My Reading Quest

the tale of genji

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A couple of months ago, a couple of smart friends were talking about this book, The Happiness of Pursuit by Chris Guillebeau. The book is about how people need quests in their lives to give them something beyond the day-to-day stuff to focus on.

They were intrigued and wanted to do quests of their own. It ended up that a few local people made a group that may become a full-on book club but is always a way to support each other in our questing.

Some people want to travel, others want to cook or eat or reach fitness goals. Some aren’t sure what their quests are yet, and that’s fine.

defining a quest

What about Me?

While reading the book I was thinking about knitting (there’s actually a story in the book about a woman who is knitting 10,000 hats) and I thought maybe I could knit a sweater a month for the year 2015. That would be a big challenge, and I’d no doubt learn a lot.

But then it occurred to me that I had already started a quest before I started reading the book; I just didn’t know what to call it yet.

Reading Women

reading list
Part of my reading list on GoodReads.

Even though I’ve always considered myself a reader, I wouldn’t at all say I’m well read. I got out of school taking AP English courses and almost taking enough literature classes to have a minor in English, yet I never read William Faulkner or Mark Twain. Not to mention the Brontes, Jane Austen, George Elliot. Or Willa Cather, Pearl Buck or Virginia Woolf. Or Zora Neale Hurston, Amy Tan or Isabelle Allende.

I’ve read some on my own. I even challenged myself to read all the books that had won the Pulitzer Prize for fiction, and there are quite a few women on that list (30, to be exact, still not so many as deserve it).

Not long ago, kind of at random, I picked up an anthology of women’s writing, poetry and short fiction that had been sitting uncracked on my bookshelf for years.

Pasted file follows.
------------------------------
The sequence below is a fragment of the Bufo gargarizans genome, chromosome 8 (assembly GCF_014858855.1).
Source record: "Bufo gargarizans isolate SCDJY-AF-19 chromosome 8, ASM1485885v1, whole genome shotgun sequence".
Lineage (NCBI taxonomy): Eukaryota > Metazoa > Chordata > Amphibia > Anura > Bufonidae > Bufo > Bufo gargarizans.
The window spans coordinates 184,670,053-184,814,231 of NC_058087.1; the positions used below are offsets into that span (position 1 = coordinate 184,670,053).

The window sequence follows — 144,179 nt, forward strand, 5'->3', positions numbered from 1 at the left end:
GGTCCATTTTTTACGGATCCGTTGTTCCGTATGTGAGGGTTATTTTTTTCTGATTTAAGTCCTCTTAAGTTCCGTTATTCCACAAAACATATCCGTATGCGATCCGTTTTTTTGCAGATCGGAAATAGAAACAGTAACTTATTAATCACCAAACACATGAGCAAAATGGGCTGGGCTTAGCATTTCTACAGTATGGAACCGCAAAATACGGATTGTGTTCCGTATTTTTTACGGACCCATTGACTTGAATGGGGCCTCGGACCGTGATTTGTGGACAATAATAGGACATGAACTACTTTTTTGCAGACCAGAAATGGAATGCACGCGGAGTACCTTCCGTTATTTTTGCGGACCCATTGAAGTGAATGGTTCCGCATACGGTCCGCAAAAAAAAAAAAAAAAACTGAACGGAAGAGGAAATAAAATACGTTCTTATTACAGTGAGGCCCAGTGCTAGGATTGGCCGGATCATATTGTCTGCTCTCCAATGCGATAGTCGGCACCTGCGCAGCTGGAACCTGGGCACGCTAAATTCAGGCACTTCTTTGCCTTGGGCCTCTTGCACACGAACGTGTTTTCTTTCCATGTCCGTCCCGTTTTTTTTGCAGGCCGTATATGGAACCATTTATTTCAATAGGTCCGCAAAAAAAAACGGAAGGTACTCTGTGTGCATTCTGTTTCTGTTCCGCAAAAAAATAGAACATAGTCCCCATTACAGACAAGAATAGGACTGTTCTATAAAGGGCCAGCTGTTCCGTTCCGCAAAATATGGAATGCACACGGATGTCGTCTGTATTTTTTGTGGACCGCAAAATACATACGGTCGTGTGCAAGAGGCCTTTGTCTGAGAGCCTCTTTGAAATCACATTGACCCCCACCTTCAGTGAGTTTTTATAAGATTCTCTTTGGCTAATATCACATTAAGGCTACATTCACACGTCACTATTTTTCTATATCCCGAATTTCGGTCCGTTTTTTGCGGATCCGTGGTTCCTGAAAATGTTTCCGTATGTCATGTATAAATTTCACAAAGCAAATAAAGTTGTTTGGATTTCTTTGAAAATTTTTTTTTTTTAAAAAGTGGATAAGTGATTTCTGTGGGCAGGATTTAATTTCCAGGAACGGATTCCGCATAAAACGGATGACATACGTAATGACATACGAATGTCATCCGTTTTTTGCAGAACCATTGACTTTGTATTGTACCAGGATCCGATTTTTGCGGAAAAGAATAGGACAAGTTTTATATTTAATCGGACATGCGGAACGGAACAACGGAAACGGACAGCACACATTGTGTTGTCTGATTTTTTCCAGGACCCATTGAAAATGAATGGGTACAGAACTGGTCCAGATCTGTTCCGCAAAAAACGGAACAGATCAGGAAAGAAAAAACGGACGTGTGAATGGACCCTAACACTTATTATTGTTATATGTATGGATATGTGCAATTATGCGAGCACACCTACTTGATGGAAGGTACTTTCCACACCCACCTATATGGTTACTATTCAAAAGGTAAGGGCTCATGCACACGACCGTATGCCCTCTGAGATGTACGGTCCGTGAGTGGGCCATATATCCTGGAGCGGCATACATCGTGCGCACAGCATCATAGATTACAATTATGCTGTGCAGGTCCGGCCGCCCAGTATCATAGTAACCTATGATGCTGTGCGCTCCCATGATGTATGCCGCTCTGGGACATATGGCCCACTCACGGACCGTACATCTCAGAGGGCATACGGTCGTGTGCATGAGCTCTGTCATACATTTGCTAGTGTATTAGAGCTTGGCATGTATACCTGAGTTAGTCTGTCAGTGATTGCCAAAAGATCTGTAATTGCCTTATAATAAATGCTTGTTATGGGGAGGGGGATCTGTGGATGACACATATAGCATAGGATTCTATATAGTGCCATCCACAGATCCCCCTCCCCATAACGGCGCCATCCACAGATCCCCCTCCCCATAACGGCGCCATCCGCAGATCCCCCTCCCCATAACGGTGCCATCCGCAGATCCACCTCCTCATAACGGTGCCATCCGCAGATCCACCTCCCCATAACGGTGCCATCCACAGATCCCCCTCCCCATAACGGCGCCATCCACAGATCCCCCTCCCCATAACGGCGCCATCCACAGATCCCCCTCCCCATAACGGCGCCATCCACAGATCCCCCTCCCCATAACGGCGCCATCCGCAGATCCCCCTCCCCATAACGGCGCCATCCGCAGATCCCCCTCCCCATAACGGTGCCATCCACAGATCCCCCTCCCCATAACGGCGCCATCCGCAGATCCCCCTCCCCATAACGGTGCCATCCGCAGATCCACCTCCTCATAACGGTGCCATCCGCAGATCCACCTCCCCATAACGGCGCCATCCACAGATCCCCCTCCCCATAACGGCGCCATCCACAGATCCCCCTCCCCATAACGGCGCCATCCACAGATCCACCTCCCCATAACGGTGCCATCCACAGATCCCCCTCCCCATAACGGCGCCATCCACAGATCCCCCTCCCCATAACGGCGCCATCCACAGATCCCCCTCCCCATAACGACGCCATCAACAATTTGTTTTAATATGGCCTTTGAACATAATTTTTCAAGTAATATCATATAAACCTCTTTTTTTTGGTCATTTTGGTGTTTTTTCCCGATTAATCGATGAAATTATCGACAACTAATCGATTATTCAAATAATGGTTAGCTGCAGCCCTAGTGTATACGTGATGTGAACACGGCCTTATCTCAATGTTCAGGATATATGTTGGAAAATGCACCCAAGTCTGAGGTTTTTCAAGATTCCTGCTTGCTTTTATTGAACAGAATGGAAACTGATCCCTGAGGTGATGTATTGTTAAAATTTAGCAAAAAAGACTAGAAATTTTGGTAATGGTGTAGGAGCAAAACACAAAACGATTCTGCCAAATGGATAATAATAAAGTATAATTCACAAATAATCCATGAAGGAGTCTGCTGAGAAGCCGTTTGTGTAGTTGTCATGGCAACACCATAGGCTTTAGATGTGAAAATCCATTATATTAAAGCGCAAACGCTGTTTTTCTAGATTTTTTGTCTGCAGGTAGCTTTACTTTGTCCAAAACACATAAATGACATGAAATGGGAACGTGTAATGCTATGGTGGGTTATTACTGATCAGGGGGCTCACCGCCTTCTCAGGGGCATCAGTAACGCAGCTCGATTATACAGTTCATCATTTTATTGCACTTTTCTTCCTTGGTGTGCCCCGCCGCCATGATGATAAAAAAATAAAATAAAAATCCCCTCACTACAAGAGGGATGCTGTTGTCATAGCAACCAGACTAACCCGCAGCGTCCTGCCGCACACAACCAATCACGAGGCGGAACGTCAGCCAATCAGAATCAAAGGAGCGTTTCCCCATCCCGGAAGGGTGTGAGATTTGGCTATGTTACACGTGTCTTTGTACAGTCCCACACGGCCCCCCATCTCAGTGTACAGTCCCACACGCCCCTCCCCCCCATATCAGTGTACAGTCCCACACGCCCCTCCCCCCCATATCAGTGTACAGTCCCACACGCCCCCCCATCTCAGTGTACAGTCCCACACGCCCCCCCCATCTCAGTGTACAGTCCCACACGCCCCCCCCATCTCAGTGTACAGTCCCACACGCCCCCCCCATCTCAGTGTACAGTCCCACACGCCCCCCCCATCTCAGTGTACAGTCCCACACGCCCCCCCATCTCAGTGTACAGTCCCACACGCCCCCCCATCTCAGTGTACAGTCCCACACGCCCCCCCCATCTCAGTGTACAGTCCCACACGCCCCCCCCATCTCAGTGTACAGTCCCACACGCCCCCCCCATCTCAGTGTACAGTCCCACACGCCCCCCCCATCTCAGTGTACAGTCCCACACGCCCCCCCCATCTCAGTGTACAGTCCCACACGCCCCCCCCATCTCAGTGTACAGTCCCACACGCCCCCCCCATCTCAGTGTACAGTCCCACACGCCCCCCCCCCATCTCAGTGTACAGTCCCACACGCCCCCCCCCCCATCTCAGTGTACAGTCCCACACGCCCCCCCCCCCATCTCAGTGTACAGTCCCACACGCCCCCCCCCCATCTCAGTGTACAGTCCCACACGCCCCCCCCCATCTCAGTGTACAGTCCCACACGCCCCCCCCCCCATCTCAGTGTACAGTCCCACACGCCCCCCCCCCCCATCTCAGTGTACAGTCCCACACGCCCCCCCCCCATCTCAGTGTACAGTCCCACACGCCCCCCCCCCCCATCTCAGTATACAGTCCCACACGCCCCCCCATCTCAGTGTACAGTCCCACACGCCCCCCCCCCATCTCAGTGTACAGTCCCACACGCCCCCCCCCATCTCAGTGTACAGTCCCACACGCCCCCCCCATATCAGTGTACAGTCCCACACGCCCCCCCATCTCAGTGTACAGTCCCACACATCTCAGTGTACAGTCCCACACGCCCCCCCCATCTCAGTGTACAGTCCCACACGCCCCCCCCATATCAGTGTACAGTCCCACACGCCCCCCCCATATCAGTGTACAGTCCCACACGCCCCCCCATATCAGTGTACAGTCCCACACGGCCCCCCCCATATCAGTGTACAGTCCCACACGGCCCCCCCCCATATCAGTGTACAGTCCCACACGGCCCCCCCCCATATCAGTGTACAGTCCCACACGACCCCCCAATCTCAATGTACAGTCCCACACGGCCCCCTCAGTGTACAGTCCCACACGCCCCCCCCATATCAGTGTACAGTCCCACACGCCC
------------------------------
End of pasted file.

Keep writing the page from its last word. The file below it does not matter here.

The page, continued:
As I started to read the introduction, I wondered why I hadn’t delved into the book before. I like reading, and reading the work of women in particular. As a writer of mostly nonfiction, I have a great respect for words and the need for expression in whatever form that takes.

As a woman, I’m in tune to the importance of women’s stories, particularly those that reveal a culture or time period different from my own. I understand that even fiction can reveal truths about life, and I know I’m missing out on a lot of truth.

So I decided to challenge myself to read a lot of those great works by women that I had long been neglecting.

I asked friends on Facebook to recommend books. I made my own list. I added the women who had won Nobel prizes for literature (you haven’t heard of most of them).

I came up with a list of about 150 books and authors. I cut a few and am now at 81 books, which you can see on my Goodreads bookshelf.

I was hoping I could read them all in a year (or at least a year plus the rest of this year when I had the idea in late September) but then I realized that’s ridiculous, because the first book completely kicked my ass.

The Tale of Reading Genji

the tale of genji
The cover of the book that has been with me so long I had to return it and check it out again.

I deliberately wanted to start with Muraskai’s Tale of Genji because it is widely considered to be the world’s first novel, and it was supposedly written by a woman in the 11th century.

It chronicles the life of Genji, an imperial playboy, and his many affairs with ladies of the court and others.

It’s clearly a classic on lots of levels.

It’s also incredibly long, and not the thing to read when you’re not getting enough sleep.

The author of the translation I’m reading (which I chose because it’s the one they have at my local library), Royall Tyler, even says in the introduction that “the style of the tale is indisputably a great literary achievement, but it is also very difficult.”

And this from a person who’s spent a career reading it.

If Goodreads is to be believed, I started reading the book Sept. 12, so, about two months ago.

I’m on page 321.

Of the first volume.

In all it’s more than 1,000 pages, the fact of which just makes me want to lie down.

New quest: finishing both volumes by the end of this year.

I don’t know if I can do it, but there it is.

Do you have a quest? Or a challenge? A goal? Is there a difference? I’d love to hear your thoughts.

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